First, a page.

I can understand why Dublin City Council might not be ready for a one-way system something like this quite yet… so…

With the use of two-way cycle paths, they could at least stretch the short-term project from Phibsborough to the Clontarf route (2km) or to the Docklands 2.7km.

This kind of larger connection would not just make it safer and more attractive for people cycling along the route, it would also connect more people to the Clontarf Route, the Royal Canal Route, and onto the quays and the Grand Canal Route etc. It would start a bit more of a network effect in the area.

The question is: When or if Dublin will ever be ready for something like this?

8 comments

  1. They still can’t even get a cycle lane on Westmoreland Street – the widest street in Dublin, and the main route to connect the north and southside of the capital city. Their priority list of cycle lane planning is a disaster. Don’t hold you breath.

    Reply
  2. As someone who lives along the NCR it’s current state is a large part of why I never cycle in this city (but would love to). It’s an awful road straight out of 1970s traffic design.

    Even discounting the safer cycling argument, removing some traffic lanes would go a long way to making places like Phibsborough and Drumcondra into actual charactered ‘town centres’ rather than the unpleasant car sewers they currently are

    Reply
  3. I’d love to see it but there are sections where I don’t see it happening. The only way to fit it will be to totally remove parking (like Infirmary Rd to Aughrim St) and that will result in the usual endless consultations/amendments.

    Upgrading the key conflict junctions is a good start but the points where there is parking are also big conflict points that deter people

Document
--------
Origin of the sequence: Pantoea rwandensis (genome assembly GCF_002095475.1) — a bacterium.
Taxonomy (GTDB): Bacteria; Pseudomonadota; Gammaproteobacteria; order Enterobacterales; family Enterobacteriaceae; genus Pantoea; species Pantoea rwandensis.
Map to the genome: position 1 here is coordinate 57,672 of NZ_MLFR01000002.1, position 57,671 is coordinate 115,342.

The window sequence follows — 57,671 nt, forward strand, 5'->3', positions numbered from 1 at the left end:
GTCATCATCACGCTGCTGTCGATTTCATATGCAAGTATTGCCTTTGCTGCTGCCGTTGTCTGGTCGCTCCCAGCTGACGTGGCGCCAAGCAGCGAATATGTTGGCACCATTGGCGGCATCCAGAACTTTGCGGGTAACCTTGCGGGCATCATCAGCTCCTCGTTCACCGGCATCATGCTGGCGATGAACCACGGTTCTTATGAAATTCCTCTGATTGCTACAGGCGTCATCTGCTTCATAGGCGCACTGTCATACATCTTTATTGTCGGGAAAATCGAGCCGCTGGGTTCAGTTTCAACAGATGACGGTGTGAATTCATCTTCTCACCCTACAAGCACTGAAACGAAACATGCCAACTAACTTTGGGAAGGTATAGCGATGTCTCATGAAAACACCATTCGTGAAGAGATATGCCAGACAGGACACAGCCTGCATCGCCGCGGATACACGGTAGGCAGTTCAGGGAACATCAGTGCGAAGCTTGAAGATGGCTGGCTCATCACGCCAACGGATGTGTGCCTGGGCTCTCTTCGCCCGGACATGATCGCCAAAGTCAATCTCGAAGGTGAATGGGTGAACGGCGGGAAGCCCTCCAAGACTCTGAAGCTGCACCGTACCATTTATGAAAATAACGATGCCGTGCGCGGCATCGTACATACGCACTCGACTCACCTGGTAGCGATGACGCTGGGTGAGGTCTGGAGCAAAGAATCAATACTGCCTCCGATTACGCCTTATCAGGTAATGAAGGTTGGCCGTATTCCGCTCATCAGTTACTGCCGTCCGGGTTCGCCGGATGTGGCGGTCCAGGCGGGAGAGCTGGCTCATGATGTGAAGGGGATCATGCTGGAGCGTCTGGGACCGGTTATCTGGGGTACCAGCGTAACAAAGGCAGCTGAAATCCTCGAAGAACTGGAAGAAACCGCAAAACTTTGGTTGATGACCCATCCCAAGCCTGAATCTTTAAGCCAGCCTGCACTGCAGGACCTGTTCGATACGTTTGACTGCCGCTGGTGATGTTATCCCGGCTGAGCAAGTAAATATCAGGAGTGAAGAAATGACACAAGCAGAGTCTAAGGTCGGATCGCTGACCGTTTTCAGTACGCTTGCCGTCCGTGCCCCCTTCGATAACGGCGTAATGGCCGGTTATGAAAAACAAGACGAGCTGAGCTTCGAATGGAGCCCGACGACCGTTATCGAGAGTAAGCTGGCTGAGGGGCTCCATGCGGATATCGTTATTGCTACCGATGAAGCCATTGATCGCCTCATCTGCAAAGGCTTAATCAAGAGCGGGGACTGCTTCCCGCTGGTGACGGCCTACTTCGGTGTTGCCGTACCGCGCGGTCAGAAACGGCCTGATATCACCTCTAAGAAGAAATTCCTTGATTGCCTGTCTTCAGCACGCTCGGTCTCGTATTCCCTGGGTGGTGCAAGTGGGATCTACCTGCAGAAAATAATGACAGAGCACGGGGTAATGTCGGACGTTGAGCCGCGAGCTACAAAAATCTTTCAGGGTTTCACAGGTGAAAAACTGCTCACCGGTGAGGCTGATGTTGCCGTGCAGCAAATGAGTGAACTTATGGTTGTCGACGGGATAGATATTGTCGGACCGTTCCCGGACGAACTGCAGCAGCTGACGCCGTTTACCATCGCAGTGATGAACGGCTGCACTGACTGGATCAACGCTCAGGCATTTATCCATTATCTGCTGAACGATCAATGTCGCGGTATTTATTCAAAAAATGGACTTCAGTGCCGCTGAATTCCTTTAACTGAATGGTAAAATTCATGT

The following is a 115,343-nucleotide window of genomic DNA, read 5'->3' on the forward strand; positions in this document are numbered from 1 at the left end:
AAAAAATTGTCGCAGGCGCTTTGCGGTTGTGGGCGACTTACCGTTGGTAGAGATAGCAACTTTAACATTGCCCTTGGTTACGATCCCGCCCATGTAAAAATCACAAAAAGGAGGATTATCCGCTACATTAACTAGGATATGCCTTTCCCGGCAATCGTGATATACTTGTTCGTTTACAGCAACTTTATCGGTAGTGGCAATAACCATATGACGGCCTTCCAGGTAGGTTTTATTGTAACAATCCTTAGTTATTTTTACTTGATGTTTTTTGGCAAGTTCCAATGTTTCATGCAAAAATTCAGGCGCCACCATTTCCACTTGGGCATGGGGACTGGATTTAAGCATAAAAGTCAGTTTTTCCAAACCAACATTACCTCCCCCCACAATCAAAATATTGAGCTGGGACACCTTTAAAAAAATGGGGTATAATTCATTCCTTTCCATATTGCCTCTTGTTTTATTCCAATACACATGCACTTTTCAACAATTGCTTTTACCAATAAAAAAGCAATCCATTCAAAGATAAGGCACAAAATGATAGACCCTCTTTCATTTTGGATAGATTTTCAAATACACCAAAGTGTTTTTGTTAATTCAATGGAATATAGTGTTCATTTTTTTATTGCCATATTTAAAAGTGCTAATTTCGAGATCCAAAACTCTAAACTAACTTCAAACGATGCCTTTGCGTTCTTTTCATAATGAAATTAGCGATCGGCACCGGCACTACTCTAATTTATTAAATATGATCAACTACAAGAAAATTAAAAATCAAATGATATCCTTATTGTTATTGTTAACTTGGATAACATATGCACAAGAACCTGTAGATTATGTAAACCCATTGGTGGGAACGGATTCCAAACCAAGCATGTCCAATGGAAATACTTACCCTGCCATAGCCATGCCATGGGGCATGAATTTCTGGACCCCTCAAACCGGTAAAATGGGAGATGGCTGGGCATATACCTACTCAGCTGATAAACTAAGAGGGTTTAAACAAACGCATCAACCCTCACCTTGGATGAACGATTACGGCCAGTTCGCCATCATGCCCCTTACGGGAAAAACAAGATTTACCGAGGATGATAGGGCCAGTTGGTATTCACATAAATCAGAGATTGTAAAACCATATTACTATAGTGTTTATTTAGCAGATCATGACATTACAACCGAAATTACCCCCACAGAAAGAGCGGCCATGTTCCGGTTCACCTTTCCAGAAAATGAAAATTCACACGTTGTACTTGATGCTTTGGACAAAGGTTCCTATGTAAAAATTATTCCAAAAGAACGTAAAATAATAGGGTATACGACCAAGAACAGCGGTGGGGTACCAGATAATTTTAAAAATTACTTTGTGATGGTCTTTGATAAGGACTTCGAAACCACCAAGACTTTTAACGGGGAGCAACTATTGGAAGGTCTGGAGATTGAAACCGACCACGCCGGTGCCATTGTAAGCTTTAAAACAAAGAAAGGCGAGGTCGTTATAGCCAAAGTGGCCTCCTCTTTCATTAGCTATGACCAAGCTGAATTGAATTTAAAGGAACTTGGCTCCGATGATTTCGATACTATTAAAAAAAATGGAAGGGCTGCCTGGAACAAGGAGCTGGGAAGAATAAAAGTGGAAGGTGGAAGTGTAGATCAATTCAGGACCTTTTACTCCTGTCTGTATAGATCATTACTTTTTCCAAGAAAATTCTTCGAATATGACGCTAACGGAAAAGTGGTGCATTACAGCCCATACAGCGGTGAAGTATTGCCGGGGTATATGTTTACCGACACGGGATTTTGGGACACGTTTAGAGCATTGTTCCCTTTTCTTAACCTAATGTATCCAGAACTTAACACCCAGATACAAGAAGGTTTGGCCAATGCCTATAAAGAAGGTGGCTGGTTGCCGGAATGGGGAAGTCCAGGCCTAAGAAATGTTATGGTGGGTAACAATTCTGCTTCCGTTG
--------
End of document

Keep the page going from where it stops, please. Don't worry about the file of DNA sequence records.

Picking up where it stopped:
Reply
  4. North Circular Road eastbound from the NCR gate to Phibsboro is simply hell for cycling – cars parked all the way on the left hand side and single lane traffic means cars have to cross to the opposite side to pass you, Often it’s best use the path on the right if clear up to Blackhorse Avenue as it is impossible to cycle the road at busy times in the afternoon, I now use TUI Grangegorman as much as I can to avoid it

    Reply
    • In an ideal world you’d probably have a scheme to convert front garden space- (which fortunately there is a lot of on NCR) for their car parking- (or reduce their gardens by a metre, and give compensation)
      and remove the wasted space of all the on street parking- would never happen though. Or real Euro swanky planning of decent underground car parks.
      With the ever growing number or wide SUVs I’d say ultimately a big one-way street only master plan will be the only cheap solution to road space balance in Dublin in years to come.

      Funny the way a few years ago for cities – London, Rome, Paris etc the marketing talk was always of little runaround mini cars for city living- bizarrely going completely the opposite now. Bikes will never get bigger, but somehow it’s ok for cars to just keep getting bigger and bigger.

      Reply
      • Purchasing a corridor along the front gardens should definitely be considered, a good chunk of the housing from Phibsborough to Phoenix Park is presumably just rentals as hardly any have actual gardens, a lot are either just overgrown weeds or concreted over. You could do it on both sides and have a proper fully segregated cycleway and still keep all the trees.
        Though as always in this city there’s little chance of any out of the box thinking from the council

        Reply
  5. Doyle’s corner is horrible to cycle on. Even if they remove a lane and make place for cyclists to filter to the front would be very nice.

    Generally not a fan of dedicated 2way cycle lanes (they just don’t work given the long tail of scenarios that they don’t accommodate for), it’s safer to be able to mix with the traffic /bus lanes

    Reply